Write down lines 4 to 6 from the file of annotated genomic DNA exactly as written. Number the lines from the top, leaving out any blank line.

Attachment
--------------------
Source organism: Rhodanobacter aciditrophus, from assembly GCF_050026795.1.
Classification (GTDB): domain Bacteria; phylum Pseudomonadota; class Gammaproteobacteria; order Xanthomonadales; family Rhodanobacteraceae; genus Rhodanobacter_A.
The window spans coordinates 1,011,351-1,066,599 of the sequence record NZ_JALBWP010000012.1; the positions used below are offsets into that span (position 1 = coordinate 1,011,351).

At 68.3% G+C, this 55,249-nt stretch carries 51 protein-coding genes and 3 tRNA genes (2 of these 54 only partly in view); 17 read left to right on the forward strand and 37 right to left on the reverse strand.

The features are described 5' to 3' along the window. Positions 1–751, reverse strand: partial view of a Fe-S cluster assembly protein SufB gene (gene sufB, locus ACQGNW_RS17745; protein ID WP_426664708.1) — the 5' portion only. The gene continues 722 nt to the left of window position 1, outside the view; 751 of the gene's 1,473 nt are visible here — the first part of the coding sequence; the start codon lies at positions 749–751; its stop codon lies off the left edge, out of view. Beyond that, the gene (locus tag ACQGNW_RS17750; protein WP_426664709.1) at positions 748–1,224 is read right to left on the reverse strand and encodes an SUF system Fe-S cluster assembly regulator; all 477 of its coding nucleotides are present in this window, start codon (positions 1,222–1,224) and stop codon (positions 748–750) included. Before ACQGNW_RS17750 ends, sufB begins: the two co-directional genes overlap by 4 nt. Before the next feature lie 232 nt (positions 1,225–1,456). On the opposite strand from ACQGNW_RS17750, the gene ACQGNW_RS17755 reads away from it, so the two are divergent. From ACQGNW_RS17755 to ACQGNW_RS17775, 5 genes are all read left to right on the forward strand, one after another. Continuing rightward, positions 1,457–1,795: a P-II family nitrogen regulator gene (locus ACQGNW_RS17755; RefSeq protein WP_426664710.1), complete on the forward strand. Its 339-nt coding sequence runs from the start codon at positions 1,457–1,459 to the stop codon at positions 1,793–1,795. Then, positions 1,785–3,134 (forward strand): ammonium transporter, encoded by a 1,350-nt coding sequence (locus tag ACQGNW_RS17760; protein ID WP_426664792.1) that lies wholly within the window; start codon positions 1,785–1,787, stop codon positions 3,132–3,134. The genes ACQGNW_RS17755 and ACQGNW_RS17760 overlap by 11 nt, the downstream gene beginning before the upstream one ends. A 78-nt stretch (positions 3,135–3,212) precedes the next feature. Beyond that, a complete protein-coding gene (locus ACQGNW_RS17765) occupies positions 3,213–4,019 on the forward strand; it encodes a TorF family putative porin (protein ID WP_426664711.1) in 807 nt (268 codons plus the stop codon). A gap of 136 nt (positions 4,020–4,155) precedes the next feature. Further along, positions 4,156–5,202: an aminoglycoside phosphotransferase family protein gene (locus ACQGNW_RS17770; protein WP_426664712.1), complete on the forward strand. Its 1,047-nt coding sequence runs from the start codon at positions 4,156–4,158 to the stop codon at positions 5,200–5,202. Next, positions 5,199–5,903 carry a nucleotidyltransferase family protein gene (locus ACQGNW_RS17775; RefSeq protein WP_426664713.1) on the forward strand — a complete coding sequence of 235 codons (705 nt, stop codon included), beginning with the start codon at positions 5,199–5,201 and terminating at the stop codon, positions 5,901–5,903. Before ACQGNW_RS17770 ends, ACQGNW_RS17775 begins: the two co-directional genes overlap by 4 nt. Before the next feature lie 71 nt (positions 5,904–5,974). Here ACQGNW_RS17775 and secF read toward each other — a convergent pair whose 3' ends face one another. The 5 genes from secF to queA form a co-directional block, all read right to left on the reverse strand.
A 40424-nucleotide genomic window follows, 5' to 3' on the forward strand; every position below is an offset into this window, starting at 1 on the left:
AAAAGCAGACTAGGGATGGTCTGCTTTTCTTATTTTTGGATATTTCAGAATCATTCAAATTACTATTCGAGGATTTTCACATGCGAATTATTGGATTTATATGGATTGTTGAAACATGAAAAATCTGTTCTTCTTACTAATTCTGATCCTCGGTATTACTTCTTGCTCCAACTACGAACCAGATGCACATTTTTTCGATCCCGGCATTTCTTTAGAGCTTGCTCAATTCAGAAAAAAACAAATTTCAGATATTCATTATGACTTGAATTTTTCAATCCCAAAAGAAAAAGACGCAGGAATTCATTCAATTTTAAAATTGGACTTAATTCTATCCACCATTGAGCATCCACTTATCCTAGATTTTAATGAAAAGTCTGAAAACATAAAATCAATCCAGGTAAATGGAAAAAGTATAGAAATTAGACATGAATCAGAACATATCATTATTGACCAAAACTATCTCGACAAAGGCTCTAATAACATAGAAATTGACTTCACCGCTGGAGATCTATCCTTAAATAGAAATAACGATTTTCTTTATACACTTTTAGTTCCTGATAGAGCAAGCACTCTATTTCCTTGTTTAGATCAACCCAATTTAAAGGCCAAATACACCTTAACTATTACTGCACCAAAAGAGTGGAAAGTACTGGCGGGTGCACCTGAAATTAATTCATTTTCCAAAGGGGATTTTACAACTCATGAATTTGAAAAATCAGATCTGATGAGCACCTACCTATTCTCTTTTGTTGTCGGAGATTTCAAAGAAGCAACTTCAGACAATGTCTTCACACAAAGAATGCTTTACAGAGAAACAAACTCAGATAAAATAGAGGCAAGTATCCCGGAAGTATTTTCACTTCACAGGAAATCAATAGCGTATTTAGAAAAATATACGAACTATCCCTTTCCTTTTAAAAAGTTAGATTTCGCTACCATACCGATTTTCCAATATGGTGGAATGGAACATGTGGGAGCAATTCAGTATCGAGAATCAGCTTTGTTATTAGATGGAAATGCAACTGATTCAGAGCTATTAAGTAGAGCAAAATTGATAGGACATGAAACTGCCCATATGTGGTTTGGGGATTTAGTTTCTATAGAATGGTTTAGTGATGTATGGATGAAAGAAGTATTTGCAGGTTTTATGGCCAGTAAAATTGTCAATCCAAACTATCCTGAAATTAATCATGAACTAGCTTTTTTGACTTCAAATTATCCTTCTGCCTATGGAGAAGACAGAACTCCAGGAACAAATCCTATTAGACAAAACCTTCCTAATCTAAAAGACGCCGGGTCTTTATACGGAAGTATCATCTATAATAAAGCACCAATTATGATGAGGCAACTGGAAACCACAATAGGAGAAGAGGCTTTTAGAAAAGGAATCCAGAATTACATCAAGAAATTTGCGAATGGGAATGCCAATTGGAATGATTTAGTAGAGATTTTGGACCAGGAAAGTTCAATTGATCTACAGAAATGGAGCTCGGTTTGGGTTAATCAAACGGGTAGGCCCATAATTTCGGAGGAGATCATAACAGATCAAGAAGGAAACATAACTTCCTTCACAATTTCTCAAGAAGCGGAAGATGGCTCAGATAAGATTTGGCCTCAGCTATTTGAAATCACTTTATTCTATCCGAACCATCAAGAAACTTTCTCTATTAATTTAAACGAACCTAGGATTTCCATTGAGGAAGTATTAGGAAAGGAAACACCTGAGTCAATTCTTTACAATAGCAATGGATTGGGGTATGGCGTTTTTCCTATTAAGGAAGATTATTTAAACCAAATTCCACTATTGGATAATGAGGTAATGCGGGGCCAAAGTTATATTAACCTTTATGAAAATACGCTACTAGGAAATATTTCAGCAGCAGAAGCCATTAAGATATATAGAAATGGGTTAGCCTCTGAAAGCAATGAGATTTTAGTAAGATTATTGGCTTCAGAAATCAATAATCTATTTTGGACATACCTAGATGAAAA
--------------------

At 68.3% G+C, this 55,249-nt stretch carries 51 protein-coding genes and 3 tRNA genes (2 of these 54 only partly in view); 17 read left to right on the forward strand and 37 right to left on the reverse strand.

The features are described 5' to 3' along the window. Positions 1–751, reverse strand: partial view of a Fe-S cluster assembly protein SufB gene (gene sufB, locus ACQGNW_RS17745; protein ID WP_426664708.1) — the 5' portion only. The gene continues 722 nt to the left of window position 1, outside the view; 751 of the gene's 1,473 nt are visible here — the first part of the coding sequence; the start codon lies at positions 749–751; its stop codon lies off the left edge, out of view. Beyond that, the gene (locus tag ACQGNW_RS17750; protein WP_426664709.1) at positions 748–1,224 is read right to left on the reverse strand and encodes an SUF system Fe-S cluster assembly regulator; all 477 of its coding nucleotides are present in this window, start codon (positions 1,222–1,224) and stop codon (positions 748–750) included. Before ACQGNW_RS17750 ends, sufB begins: the two co-directional genes overlap by 4 nt. Before the next feature lie 232 nt (positions 1,225–1,456). On the opposite strand from ACQGNW_RS17750, the gene ACQGNW_RS17755 reads away from it, so the two are divergent. From ACQGNW_RS17755 to ACQGNW_RS17775, 5 genes are all read left to right on the forward strand, one after another. Continuing rightward, positions 1,457–1,795: a P-II family nitrogen regulator gene (locus ACQGNW_RS17755; RefSeq protein WP_426664710.1), complete on the forward strand. Its 339-nt coding sequence runs from the start codon at positions 1,457–1,459 to the stop codon at positions 1,793–1,795. Then, positions 1,785–3,134 (forward strand): ammonium transporter, encoded by a 1,350-nt coding sequence (locus tag ACQGNW_RS17760; protein ID WP_426664792.1) that lies wholly within the window; start codon positions 1,785–1,787, stop codon positions 3,132–3,134. The genes ACQGNW_RS17755 and ACQGNW_RS17760 overlap by 11 nt, the downstream gene beginning before the upstream one ends. A 78-nt stretch (positions 3,135–3,212) precedes the next feature. Beyond that, a complete protein-coding gene (locus ACQGNW_RS17765) occupies positions 3,213–4,019 on the forward strand; it encodes a TorF family putative porin (protein ID WP_426664711.1) in 807 nt (268 codons plus the stop codon). A gap of 136 nt (positions 4,020–4,155) precedes the next feature. Further along, positions 4,156–5,202: an aminoglycoside phosphotransferase family protein gene (locus ACQGNW_RS17770; protein WP_426664712.1), complete on the forward strand. Its 1,047-nt coding sequence runs from the start codon at positions 4,156–4,158 to the stop codon at positions 5,200–5,202. Next, positions 5,199–5,903 carry a nucleotidyltransferase family protein gene (locus ACQGNW_RS17775; RefSeq protein WP_426664713.1) on the forward strand — a complete coding sequence of 235 codons (705 nt, stop codon included), beginning with the start codon at positions 5,199–5,201 and terminating at the stop codon, positions 5,901–5,903. Before ACQGNW_RS17770 ends, ACQGNW_RS17775 begins: the two co-directional genes overlap by 4 nt. Before the next feature lie 71 nt (positions 5,904–5,974). Here ACQGNW_RS17775 and secF read toward each other — a convergent pair whose 3' ends face one another. The 5 genes from secF to queA form a co-directional block, all read right to left on the reverse strand.
A 40424-nucleotide genomic window follows, 5' to 3' on the forward strand; every position below is an offset into this window, starting at 1 on the left: